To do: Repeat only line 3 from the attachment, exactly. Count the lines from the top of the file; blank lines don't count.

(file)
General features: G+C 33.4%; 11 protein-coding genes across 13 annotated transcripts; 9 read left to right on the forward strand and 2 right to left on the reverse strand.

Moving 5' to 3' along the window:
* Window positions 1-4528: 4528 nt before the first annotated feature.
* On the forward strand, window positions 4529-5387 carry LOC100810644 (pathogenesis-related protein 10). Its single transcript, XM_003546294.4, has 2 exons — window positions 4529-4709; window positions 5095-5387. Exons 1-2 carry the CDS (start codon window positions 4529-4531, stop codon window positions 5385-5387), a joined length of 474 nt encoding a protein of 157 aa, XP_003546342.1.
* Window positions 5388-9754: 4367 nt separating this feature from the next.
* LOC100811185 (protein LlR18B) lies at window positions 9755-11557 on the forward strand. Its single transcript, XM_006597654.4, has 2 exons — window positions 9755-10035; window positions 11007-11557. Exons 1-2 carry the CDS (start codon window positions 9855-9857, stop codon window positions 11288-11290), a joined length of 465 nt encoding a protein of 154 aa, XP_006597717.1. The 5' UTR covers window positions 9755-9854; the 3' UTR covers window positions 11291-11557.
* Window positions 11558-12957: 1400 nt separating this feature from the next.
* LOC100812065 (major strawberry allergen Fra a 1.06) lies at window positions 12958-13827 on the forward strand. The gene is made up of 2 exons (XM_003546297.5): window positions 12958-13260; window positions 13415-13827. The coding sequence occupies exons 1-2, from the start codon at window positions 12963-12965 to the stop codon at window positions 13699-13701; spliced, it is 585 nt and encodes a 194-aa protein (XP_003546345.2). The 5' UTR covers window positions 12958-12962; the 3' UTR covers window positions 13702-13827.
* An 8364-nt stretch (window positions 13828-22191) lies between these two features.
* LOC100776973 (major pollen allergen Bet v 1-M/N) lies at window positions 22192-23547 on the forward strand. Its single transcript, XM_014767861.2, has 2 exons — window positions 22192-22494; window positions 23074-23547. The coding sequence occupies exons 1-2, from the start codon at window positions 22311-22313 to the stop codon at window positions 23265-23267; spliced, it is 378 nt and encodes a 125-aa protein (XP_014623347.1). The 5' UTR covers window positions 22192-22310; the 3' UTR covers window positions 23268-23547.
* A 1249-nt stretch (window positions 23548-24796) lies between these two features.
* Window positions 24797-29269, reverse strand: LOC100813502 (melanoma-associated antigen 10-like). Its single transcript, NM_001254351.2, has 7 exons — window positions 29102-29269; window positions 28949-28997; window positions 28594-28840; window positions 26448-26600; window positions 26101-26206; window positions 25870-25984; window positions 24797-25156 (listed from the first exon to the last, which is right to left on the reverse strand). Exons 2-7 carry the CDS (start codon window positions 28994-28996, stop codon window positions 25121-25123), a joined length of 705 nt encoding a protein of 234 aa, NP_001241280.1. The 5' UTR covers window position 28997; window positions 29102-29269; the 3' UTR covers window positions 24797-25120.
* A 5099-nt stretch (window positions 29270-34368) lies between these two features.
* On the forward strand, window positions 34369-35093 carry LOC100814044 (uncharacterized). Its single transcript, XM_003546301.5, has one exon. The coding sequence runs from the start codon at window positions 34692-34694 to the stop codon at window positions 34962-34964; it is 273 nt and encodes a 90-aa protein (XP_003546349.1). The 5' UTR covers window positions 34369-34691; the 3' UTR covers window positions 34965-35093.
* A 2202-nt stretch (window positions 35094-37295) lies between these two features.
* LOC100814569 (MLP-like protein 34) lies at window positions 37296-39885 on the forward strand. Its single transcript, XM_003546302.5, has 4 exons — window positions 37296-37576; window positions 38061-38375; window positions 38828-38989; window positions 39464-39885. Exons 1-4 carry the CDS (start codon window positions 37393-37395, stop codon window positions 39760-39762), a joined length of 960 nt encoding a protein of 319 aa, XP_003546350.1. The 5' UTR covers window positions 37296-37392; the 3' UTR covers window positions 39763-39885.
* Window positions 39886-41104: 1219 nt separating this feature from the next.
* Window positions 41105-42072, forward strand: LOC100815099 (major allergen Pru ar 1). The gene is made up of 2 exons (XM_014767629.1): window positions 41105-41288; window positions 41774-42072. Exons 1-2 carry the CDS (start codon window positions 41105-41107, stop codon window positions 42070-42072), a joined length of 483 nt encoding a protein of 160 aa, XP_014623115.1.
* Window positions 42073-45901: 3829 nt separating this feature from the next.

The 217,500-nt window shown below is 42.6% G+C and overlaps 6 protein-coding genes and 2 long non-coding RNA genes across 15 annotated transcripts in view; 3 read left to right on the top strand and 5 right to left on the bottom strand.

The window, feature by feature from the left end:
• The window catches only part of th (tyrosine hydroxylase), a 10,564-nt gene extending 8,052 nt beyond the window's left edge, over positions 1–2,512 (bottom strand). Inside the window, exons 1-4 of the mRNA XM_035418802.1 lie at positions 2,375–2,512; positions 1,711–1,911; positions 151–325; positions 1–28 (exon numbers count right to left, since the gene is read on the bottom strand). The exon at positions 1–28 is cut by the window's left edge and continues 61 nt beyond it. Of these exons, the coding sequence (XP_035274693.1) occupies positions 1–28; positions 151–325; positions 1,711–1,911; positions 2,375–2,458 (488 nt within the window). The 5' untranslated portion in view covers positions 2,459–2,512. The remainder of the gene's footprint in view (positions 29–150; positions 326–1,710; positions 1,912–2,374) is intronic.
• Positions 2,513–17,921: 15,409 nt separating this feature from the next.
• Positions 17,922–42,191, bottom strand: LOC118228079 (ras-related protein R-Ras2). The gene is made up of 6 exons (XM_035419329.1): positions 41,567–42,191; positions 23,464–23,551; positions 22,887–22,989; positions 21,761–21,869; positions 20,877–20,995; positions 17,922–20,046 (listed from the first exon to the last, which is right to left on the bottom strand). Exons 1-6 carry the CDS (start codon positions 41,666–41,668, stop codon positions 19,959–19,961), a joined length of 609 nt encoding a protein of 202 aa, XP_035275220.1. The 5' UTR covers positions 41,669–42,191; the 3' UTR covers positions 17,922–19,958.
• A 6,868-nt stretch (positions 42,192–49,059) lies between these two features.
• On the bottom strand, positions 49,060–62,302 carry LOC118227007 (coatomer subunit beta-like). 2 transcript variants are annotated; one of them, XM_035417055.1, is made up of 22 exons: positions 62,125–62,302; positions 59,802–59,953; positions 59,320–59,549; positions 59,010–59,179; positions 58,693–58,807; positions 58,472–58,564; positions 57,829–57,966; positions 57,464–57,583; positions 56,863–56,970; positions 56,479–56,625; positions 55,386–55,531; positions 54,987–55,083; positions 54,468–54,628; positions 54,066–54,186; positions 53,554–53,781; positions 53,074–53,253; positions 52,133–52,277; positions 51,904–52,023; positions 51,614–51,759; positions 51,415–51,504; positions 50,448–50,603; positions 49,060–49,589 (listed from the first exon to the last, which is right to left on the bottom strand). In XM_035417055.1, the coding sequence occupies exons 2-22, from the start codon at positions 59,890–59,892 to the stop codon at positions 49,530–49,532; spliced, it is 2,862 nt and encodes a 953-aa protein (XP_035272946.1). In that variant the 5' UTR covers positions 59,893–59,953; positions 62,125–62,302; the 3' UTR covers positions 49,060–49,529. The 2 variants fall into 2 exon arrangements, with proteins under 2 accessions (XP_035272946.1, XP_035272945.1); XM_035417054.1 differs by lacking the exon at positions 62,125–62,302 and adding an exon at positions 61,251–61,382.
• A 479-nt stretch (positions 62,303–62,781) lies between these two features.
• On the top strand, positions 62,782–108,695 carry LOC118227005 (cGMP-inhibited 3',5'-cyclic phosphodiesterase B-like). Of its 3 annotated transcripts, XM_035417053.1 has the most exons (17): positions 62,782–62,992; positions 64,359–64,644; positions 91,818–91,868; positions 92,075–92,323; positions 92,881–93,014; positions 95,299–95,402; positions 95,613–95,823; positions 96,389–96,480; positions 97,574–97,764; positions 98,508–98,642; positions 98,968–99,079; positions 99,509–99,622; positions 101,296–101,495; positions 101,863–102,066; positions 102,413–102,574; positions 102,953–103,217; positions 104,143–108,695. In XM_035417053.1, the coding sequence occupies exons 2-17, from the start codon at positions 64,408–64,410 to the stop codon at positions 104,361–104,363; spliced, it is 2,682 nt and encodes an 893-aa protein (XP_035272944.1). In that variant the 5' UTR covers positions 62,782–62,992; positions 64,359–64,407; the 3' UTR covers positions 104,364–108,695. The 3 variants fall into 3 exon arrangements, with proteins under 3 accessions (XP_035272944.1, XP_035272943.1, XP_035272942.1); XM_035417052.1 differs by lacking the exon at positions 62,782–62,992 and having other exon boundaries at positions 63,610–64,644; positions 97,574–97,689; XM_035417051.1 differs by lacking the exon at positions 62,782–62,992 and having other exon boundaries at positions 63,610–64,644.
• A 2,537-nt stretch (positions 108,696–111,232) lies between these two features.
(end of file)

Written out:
* Window positions 1-4528: 4528 nt before the first annotated feature.